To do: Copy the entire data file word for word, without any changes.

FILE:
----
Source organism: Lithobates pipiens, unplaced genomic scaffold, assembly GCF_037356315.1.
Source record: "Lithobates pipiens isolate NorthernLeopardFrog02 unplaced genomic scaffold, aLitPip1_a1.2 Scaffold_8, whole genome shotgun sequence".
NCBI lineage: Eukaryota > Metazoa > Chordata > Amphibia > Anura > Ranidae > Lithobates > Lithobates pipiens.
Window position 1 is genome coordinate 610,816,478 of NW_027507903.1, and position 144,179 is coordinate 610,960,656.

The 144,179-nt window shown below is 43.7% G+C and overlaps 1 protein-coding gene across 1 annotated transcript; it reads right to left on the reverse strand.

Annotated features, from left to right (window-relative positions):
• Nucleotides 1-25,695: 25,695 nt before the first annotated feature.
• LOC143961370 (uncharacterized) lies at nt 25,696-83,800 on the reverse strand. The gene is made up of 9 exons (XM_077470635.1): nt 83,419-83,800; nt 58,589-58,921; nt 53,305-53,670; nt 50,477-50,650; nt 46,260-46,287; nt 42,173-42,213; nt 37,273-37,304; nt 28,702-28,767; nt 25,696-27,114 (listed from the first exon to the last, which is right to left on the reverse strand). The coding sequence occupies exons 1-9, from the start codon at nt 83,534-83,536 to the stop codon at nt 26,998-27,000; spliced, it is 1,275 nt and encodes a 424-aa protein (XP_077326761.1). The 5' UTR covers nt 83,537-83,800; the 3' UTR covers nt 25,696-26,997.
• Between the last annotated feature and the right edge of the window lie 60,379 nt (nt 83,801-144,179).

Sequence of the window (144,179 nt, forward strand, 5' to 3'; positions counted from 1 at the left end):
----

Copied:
Source organism: Lithobates pipiens, unplaced genomic scaffold, assembly GCF_037356315.1.
Source record: "Lithobates pipiens isolate NorthernLeopardFrog02 unplaced genomic scaffold, aLitPip1_a1.2 Scaffold_8, whole genome shotgun sequence".
NCBI lineage: Eukaryota > Metazoa > Chordata > Amphibia > Anura > Ranidae > Lithobates > Lithobates pipiens.
Window position 1 is genome coordinate 610,816,478 of NW_027507903.1, and position 144,179 is coordinate 610,960,656.

The 144,179-nt window shown below is 43.7% G+C and overlaps 1 protein-coding gene across 1 annotated transcript; it reads right to left on the reverse strand.

Annotated features, from left to right (window-relative positions):
• Nucleotides 1-25,695: 25,695 nt before the first annotated feature.
• LOC143961370 (uncharacterized) lies at nt 25,696-83,800 on the reverse strand. The gene is made up of 9 exons (XM_077470635.1): nt 83,419-83,800; nt 58,589-58,921; nt 53,305-53,670; nt 50,477-50,650; nt 46,260-46,287; nt 42,173-42,213; nt 37,273-37,304; nt 28,702-28,767; nt 25,696-27,114 (listed from the first exon to the last, which is right to left on the reverse strand). The coding sequence occupies exons 1-9, from the start codon at nt 83,534-83,536 to the stop codon at nt 26,998-27,000; spliced, it is 1,275 nt and encodes a 424-aa protein (XP_077326761.1). The 5' UTR covers nt 83,537-83,800; the 3' UTR covers nt 25,696-26,997.
• Between the last annotated feature and the right edge of the window lie 60,379 nt (nt 83,801-144,179).

Sequence of the window (144,179 nt, forward strand, 5' to 3'; positions counted from 1 at the left end):